Comment & Opinion

Kongregate on how to successfully port games between PC and mobile

Kongregate on how to successfully port games between PC and mobile

Kongregate is a developer that's enjoyed considerable success across both PC and mobile platforms.

But for many, releasing a game across both platforms has proven a bridge too far.

Kongregate Business Development Manager Melinda Montano, taking the stage at White Nights Prague, is on hand to provide some best practices for post-launch porting between the platforms.

To start with, she advises that developers have a clear idea of what they stand to gain from bringing a pre-existing title to a new platform.

Developers porting a PC game to mobile as a paid game, for example, are unlikely to reap major financial rewards.

"It's very limited the number of installs you can get, so if you're doing it to make money it might not be a good idea," Montano warns.

Lower your expectations

She adds that a paid mobile title - assuming it gets a major feature on Google Play or the App Store - can expect little more than 10,000 installs in the first week.

"That's going to be your best week, so look at that and try to figure out your long tail," she advises.

Furthermore, it is also commonplace for a game to launch on mobile with a signifcantly lower price than on PC - even when the content is the same.

"On mobile, you're always going to be expected to have a lower price," says Montano.

"That's just an unfortunate thing. People have tried higher prices, and you just get even lower than that 10,000 week one [installs]."

Super Mario Run is the exception to the rule

A recent outlier is Nintendo's Super Mario Run, which retailed on mobile at $9.99 and is estimated to have generated $30 million in its first month. However, Montano is insistent that developers shouldn't get carried away.

"You are the rule, not the exception," she asserts. Instead, she believes the question people should be asking is "where is the second one, where is the trend?"

Make the right changes

But regardless of whether the game is premium or free-to-play, Montano says that developers should approach mobile differently.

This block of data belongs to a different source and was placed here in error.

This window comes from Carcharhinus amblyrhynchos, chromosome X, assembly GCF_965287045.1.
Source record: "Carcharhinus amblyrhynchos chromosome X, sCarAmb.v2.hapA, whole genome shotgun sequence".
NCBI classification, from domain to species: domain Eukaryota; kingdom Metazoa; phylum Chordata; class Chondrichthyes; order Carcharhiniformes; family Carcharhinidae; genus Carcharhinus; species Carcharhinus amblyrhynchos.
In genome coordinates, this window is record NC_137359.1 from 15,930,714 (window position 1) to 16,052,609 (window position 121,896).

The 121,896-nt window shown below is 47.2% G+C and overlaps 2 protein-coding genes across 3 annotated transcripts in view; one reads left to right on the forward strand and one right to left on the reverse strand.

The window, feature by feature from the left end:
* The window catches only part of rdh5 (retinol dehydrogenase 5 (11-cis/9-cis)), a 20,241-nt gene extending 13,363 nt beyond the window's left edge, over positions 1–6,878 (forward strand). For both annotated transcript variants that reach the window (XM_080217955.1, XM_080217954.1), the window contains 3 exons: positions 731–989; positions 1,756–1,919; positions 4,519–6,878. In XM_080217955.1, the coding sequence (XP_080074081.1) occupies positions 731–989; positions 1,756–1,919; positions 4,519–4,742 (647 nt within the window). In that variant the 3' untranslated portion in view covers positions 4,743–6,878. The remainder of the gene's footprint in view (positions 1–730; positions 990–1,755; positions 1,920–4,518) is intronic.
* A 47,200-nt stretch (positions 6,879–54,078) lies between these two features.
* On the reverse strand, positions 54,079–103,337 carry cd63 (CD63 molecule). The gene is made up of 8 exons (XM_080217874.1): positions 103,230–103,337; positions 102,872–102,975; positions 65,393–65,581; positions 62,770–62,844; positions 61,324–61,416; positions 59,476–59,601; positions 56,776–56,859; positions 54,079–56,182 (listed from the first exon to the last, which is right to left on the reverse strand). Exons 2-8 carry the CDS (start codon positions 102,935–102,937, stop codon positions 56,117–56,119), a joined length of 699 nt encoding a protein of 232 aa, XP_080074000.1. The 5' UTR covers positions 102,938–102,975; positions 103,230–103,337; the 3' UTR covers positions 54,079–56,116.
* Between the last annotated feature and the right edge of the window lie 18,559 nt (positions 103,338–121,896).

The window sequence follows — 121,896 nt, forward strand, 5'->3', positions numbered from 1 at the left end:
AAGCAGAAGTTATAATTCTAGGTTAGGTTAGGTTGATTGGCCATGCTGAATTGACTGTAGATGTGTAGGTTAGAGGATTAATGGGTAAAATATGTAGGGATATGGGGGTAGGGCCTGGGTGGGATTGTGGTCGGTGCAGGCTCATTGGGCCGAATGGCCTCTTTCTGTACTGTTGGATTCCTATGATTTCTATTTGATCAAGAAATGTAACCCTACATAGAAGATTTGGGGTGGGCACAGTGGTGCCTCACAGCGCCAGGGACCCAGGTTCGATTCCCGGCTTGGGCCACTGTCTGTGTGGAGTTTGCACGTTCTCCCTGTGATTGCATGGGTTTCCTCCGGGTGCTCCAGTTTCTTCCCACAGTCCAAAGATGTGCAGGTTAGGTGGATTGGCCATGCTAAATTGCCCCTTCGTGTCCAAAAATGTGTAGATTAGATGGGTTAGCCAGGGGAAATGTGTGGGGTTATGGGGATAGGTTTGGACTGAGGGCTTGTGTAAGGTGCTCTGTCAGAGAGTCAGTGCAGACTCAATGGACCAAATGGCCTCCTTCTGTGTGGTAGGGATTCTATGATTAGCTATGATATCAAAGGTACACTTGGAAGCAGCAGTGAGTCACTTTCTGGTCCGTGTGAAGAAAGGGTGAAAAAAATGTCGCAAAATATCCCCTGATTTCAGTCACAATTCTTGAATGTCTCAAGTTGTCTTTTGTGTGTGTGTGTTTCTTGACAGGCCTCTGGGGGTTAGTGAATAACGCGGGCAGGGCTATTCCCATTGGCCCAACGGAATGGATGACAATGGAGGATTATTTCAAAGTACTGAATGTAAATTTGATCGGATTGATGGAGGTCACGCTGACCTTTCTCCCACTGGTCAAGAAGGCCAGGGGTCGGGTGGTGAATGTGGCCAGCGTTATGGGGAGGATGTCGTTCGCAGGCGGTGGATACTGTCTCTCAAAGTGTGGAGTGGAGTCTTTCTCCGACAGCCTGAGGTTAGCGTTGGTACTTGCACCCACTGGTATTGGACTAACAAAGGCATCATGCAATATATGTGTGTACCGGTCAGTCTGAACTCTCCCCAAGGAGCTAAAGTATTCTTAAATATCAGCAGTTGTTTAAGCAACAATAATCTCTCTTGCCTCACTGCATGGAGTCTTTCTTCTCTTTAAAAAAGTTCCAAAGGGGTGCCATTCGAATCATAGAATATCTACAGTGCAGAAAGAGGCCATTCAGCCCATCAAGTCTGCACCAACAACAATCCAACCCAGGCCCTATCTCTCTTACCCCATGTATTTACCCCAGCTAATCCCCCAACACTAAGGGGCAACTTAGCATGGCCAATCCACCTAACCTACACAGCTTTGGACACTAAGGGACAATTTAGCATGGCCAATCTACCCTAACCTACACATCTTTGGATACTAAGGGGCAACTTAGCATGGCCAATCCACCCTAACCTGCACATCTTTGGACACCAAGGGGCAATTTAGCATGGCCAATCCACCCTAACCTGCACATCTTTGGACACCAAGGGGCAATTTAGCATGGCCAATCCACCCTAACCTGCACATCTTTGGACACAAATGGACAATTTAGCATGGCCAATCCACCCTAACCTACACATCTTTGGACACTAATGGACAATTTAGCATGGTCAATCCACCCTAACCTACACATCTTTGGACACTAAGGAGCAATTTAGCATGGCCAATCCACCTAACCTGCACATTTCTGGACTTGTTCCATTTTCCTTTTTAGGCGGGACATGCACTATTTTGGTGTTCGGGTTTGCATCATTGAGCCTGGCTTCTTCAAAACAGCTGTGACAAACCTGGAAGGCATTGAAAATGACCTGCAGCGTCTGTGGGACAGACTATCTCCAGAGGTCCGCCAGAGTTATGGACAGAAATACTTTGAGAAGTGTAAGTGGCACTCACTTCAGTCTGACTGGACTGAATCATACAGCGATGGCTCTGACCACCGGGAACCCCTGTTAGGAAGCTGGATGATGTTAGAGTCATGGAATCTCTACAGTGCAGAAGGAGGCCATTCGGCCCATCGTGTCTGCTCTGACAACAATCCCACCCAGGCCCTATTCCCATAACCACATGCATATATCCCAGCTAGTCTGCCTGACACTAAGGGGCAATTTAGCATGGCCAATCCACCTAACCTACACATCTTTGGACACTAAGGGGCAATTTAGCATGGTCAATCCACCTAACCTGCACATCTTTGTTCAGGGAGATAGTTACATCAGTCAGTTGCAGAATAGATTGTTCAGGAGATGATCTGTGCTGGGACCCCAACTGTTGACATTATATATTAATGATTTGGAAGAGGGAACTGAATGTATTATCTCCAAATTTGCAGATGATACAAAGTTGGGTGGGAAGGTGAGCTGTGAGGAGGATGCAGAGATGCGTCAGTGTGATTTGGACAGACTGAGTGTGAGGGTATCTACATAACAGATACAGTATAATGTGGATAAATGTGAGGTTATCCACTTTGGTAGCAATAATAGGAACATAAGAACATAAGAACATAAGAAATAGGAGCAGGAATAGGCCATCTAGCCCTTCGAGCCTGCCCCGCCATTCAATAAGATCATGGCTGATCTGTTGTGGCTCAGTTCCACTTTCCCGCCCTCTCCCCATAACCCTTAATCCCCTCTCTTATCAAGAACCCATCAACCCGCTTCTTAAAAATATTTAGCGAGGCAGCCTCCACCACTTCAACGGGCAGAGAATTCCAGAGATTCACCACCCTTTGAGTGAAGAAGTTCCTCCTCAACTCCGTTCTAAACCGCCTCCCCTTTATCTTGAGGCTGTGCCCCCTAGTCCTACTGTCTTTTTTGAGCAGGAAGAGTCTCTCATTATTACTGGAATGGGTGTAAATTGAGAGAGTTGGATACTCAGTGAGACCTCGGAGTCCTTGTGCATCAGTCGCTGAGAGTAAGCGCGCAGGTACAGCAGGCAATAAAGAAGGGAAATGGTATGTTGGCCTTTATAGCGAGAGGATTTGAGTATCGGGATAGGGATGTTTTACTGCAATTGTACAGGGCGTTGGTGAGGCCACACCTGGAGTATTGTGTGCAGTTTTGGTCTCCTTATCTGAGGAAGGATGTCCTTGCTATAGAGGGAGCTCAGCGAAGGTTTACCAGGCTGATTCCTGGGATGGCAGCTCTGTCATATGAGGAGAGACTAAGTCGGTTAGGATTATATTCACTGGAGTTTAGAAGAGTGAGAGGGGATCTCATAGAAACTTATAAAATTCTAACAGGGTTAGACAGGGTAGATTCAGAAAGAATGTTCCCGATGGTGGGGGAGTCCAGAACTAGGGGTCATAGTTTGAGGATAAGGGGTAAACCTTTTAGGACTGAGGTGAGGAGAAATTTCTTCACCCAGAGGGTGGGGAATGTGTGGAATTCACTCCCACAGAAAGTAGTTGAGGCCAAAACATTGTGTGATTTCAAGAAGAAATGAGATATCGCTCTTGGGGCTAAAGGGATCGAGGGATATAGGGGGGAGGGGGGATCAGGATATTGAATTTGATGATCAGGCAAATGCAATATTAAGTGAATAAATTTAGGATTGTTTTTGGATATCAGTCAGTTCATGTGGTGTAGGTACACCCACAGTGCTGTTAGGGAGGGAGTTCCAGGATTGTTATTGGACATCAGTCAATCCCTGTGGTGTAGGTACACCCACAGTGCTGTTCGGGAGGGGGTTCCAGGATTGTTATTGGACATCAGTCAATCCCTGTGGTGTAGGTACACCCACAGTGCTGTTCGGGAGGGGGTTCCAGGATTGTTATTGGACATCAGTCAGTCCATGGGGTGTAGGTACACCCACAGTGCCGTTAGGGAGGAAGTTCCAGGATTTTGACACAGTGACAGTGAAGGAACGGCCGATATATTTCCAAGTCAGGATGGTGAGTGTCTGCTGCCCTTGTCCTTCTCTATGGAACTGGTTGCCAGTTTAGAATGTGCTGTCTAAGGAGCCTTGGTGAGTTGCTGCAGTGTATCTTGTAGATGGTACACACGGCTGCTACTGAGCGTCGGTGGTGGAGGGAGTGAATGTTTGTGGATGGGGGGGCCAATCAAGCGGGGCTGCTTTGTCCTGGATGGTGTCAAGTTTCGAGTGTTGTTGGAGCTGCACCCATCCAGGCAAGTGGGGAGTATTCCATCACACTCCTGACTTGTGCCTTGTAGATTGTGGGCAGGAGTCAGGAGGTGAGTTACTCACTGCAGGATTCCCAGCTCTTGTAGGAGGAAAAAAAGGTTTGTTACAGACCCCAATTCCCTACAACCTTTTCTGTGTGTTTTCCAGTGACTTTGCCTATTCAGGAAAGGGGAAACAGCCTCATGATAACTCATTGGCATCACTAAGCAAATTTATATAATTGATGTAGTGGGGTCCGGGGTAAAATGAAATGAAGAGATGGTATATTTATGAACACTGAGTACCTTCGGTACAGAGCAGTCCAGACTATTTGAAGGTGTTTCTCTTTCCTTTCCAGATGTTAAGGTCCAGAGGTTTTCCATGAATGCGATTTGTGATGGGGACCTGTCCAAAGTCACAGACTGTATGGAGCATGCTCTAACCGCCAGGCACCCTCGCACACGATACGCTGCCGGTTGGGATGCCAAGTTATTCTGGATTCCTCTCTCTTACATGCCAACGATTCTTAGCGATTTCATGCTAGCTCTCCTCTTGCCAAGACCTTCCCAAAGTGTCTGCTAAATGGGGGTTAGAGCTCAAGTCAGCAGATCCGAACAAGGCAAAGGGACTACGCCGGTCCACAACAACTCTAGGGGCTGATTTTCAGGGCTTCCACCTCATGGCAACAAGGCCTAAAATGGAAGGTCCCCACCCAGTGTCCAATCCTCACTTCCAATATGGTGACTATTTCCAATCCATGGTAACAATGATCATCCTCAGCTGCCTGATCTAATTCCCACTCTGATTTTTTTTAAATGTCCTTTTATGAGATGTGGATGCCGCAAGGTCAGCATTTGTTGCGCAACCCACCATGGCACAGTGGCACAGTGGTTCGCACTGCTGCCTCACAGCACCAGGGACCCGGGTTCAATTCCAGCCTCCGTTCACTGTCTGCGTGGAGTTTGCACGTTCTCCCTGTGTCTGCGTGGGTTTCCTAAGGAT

If you do nothing else, please measure your retention. Analytics are for everyone.
Melinda Montano

"If you do nothing else, please measure your retention," she says. "Analytics are for everyone, even if you're making a premium game."

When it comes to porting the other way, from mobile to PC, there are other complications.

"[PC gamers] can be very finicky about what they perceive as mobile ports," explains Montano.

As such, she advises developers to "really research your two platforms and how to change things around," particularly avoiding easily preventable own goals such as oversized menu buttons and social media sharing buttons in the PC version.

Not so different

At the same time, however, developers should not obfuscate their games' mobile past.

Instead, Montano suggests, they should make the value proposition clear by detailing how exactly the game has been tailored to the new platform.

Furthermore, in the rare case of a game transitioning from free-to-play mobile to a paid Steam title, the transition must be justified in its content and messaging.  

More generally, though, Montano is keen to stress that Steam has a wider audience than many assume. Therefore, mobile developers shouldn't be put off by any perceived casual/hardcore platform divide.

"You would be surprised how many kids games, or even hidden object games, do well on Steam," she concludes. "It's kind of a secret."

Features Editor

Matt is really bad at playing games, but hopefully a little better at writing about them. He's Features Editor for PocketGamer.biz, and has also written for lesser publications such as IGN, VICE, and Paste Magazine.

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